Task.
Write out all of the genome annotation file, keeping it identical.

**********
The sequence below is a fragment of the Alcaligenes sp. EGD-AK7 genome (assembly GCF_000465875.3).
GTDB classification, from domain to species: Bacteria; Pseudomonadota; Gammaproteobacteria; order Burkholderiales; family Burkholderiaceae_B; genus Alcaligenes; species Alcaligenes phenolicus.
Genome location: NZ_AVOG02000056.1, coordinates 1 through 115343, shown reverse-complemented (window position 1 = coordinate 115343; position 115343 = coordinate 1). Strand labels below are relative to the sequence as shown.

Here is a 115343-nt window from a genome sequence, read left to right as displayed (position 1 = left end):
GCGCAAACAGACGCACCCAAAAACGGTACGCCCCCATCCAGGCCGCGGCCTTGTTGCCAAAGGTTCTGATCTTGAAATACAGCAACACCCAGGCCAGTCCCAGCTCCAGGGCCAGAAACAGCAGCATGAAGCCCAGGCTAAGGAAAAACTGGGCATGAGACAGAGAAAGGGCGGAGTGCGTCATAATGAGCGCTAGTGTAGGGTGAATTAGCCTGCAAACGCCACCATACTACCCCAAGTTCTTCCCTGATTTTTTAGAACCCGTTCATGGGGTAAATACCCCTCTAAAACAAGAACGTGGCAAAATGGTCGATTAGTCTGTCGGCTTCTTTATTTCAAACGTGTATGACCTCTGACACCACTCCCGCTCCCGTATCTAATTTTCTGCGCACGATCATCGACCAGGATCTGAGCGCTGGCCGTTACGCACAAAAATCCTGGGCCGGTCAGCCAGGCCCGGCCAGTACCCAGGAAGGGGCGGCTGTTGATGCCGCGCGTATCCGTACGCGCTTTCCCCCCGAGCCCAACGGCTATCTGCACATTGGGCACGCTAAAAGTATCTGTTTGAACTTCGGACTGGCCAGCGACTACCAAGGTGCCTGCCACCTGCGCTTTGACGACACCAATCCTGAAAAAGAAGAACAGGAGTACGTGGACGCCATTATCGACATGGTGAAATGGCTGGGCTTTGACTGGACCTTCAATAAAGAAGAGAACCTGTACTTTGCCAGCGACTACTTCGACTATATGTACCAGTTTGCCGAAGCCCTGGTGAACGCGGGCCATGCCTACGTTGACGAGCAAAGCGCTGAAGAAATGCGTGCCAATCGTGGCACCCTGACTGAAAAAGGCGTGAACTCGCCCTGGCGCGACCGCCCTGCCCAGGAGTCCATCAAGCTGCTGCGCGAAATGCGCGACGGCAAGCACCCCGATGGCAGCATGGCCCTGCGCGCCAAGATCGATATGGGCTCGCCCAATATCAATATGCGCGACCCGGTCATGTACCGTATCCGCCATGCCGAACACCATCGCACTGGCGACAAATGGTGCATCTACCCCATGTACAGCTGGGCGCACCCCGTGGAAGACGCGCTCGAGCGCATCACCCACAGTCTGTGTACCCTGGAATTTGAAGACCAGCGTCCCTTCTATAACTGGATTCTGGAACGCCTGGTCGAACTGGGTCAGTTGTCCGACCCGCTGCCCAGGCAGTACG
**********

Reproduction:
The sequence below is a fragment of the Alcaligenes sp. EGD-AK7 genome (assembly GCF_000465875.3).
GTDB classification, from domain to species: Bacteria; Pseudomonadota; Gammaproteobacteria; order Burkholderiales; family Burkholderiaceae_B; genus Alcaligenes; species Alcaligenes phenolicus.
Genome location: NZ_AVOG02000056.1, coordinates 1 through 115343, shown reverse-complemented (window position 1 = coordinate 115343; position 115343 = coordinate 1). Strand labels below are relative to the sequence as shown.

Here is a 115343-nt window from a genome sequence, read left to right as displayed (position 1 = left end):
GCGCAAACAGACGCACCCAAAAACGGTACGCCCCCATCCAGGCCGCGGCCTTGTTGCCAAAGGTTCTGATCTTGAAATACAGCAACACCCAGGCCAGTCCCAGCTCCAGGGCCAGAAACAGCAGCATGAAGCCCAGGCTAAGGAAAAACTGGGCATGAGACAGAGAAAGGGCGGAGTGCGTCATAATGAGCGCTAGTGTAGGGTGAATTAGCCTGCAAACGCCACCATACTACCCCAAGTTCTTCCCTGATTTTTTAGAACCCGTTCATGGGGTAAATACCCCTCTAAAACAAGAACGTGGCAAAATGGTCGATTAGTCTGTCGGCTTCTTTATTTCAAACGTGTATGACCTCTGACACCACTCCCGCTCCCGTATCTAATTTTCTGCGCACGATCATCGACCAGGATCTGAGCGCTGGCCGTTACGCACAAAAATCCTGGGCCGGTCAGCCAGGCCCGGCCAGTACCCAGGAAGGGGCGGCTGTTGATGCCGCGCGTATCCGTACGCGCTTTCCCCCCGAGCCCAACGGCTATCTGCACATTGGGCACGCTAAAAGTATCTGTTTGAACTTCGGACTGGCCAGCGACTACCAAGGTGCCTGCCACCTGCGCTTTGACGACACCAATCCTGAAAAAGAAGAACAGGAGTACGTGGACGCCATTATCGACATGGTGAAATGGCTGGGCTTTGACTGGACCTTCAATAAAGAAGAGAACCTGTACTTTGCCAGCGACTACTTCGACTATATGTACCAGTTTGCCGAAGCCCTGGTGAACGCGGGCCATGCCTACGTTGACGAGCAAAGCGCTGAAGAAATGCGTGCCAATCGTGGCACCCTGACTGAAAAAGGCGTGAACTCGCCCTGGCGCGACCGCCCTGCCCAGGAGTCCATCAAGCTGCTGCGCGAAATGCGCGACGGCAAGCACCCCGATGGCAGCATGGCCCTGCGCGCCAAGATCGATATGGGCTCGCCCAATATCAATATGCGCGACCCGGTCATGTACCGTATCCGCCATGCCGAACACCATCGCACTGGCGACAAATGGTGCATCTACCCCATGTACAGCTGGGCGCACCCCGTGGAAGACGCGCTCGAGCGCATCACCCACAGTCTGTGTACCCTGGAATTTGAAGACCAGCGTCCCTTCTATAACTGGATTCTGGAACGCCTGGTCGAACTGGGTCAGTTGTCCGACCCGCTGCCCAGGCAGTACG